As consumers, we like to be spoilt for choices. Be it shopping online for shoes or online grocery shopping or buying a mutual fund scheme, the more options one has the better buying decision one can make. Yes, even with mutual funds one has a plethora of opportunities to choose from. But for someone new to the world of mutual fund investing, knowing that there are thousands of schemes to choose from can be a bit overwhelming. Although mutual funds are easy to invest in, multiple schemes almost possess similar traits and one may end up investing in a scheme that doesn’t align with their investment objective and their risk appetite.
To avoid this, prospective investors can do some basic research, understand the different schemes available, seek professional consultation if necessary, watch some informational videos and then make an informed investment decision.
If you have heard about ETFs and wondering how they are different from other mutual fund schemes, this article aims to understand the major differences between these two.
What is a mutual fund?
A mutual fund is an investment vehicle that pools financial resources from investors sharing a common investment objective and invests the sum accumulated across money market instruments and various asset classes. Mutual funds aim to generate capital appreciation through diversification and try to offer risk-adjusted returns over the long term. Investors can buy mutual fund units at their NAV which is determined at the end of the day.
What is an ETF?
Exchange Traded Funds or ETFs are open-ended schemes that predominantly invest in their underlying benchmarks. Their investment objective is to generate returns by mimicking the performance of their underlying index with minimal tracking error. These funds invest in the underlying securities in the same way as they are held in the underlying index. These funds follow a passive investment strategy and do not have the active participation of the fund manager.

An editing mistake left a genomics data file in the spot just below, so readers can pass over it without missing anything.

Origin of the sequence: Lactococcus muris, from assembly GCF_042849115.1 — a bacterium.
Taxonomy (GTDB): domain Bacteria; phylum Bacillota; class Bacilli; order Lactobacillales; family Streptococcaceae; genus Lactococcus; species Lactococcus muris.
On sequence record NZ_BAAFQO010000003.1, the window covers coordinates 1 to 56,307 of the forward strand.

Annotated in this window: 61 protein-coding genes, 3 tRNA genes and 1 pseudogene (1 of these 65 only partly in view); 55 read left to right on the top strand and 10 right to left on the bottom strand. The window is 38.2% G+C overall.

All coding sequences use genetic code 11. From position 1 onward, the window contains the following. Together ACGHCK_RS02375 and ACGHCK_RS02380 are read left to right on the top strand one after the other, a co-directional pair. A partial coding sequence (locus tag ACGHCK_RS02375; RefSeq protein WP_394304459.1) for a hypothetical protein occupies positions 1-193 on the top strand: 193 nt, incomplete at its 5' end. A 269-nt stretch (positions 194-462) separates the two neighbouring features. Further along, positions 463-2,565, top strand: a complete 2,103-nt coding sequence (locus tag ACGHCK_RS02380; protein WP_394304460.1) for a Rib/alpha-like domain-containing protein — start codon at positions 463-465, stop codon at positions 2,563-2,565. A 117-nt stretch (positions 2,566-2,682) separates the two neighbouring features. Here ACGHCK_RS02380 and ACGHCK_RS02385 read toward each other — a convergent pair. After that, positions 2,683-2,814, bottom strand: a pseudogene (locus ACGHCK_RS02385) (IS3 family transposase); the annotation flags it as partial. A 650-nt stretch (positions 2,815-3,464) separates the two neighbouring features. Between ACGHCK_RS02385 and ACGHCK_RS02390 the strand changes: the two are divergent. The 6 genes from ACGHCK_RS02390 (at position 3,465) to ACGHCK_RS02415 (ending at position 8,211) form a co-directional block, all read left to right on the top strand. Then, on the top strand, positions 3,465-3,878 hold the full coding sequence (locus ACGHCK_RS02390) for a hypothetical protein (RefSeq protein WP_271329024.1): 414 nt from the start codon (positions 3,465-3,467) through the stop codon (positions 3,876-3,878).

Mutual funds v/s ETFs: What’s the difference?
|ETFs are highly flexible in nature and can be traded at their current market value during live trading hours
|Mutual funds can be bought or sold by placing an order to the AMC based on the NAV which is determined at the end of the day
|ETFs do not need active management for their portfolio. They are passively managed funds where the fund manager reshuffles the portfolio from time to time so that the scheme is aligned in quantum with its underlying index. Since these are passive funds, they have a relatively low expense ratio
|Mutual funds have designated fund managers that actively buy and sell securities to help the scheme achieve its investment objective. They actively buy and sell securities to leverage from the current market conditions and since these are actively managed funds, they have a high expense ratio as compared to ETFs
|Lock in period
|ETFs do not have any lock in period because of which one can buy or sell them at any given time
|Not all mutual funds come with lock-in period but some equity mutual funds like ELSS (Equity Linked Savings Scheme) come with a statutory lock-in period of three years
If you have decided whether you want to invest in mutual funds or ETFs, you can start your investment journey with SIP. Systematic Investment Plan (SIP) is an effective investment tool that allow investors to save and invest regularly. One can also refer to SIP calculator to calculate the total returns that they will earn by investing in mutual funds/ETFs at the end of their investment journey.